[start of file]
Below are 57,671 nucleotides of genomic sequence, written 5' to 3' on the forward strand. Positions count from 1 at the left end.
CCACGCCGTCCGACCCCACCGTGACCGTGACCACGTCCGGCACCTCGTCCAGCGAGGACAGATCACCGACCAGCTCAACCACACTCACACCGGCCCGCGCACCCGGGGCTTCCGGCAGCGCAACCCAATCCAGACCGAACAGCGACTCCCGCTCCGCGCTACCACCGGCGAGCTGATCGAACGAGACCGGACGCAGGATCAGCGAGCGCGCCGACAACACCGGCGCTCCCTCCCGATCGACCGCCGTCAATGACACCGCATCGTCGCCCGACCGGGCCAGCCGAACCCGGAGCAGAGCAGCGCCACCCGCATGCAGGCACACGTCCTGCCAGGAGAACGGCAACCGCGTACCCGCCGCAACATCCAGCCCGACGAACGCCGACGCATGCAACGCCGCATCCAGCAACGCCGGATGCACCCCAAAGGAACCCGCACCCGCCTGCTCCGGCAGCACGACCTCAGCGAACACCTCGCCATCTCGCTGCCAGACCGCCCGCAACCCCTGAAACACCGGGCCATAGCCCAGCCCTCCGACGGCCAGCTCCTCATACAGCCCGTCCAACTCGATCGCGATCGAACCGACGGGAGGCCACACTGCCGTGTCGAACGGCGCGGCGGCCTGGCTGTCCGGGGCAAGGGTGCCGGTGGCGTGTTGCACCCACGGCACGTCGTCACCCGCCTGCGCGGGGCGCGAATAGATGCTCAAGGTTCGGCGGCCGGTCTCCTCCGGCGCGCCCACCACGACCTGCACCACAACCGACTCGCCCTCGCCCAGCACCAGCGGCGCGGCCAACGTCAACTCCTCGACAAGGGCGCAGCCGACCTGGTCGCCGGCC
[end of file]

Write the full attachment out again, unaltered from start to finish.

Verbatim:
Below are 57,671 nucleotides of genomic sequence, written 5' to 3' on the forward strand. Positions count from 1 at the left end.
CCACGCCGTCCGACCCCACCGTGACCGTGACCACGTCCGGCACCTCGTCCAGCGAGGACAGATCACCGACCAGCTCAACCACACTCACACCGGCCCGCGCACCCGGGGCTTCCGGCAGCGCAACCCAATCCAGACCGAACAGCGACTCCCGCTCCGCGCTACCACCGGCGAGCTGATCGAACGAGACCGGACGCAGGATCAGCGAGCGCGCCGACAACACCGGCGCTCCCTCCCGATCGACCGCCGTCAATGACACCGCATCGTCGCCCGACCGGGCCAGCCGAACCCGGAGCAGAGCAGCGCCACCCGCATGCAGGCACACGTCCTGCCAGGAGAACGGCAACCGCGTACCCGCCGCAACATCCAGCCCGACGAACGCCGACGCATGCAACGCCGCATCCAGCAACGCCGGATGCACCCCAAAGGAACCCGCACCCGCCTGCTCCGGCAGCACGACCTCAGCGAACACCTCGCCATCTCGCTGCCAGACCGCCCGCAACCCCTGAAACACCGGGCCATAGCCCAGCCCTCCGACGGCCAGCTCCTCATACAGCCCGTCCAACTCGATCGCGATCGAACCGACGGGAGGCCACACTGCCGTGTCGAACGGCGCGGCGGCCTGGCTGTCCGGGGCAAGGGTGCCGGTGGCGTGTTGCACCCACGGCACGTCGTCACCCGCCTGCGCGGGGCGCGAATAGATGCTCAAGGTTCGGCGGCCGGTCTCCTCCGGCGCGCCCACCACGACCTGCACCACAACCGACTCGCCCTCGCCCAGCACCAGCGGCGCGGCCAACGTCAACTCCTCGACAAGGGCGCAGCCGACCTGGTCGCCGGCC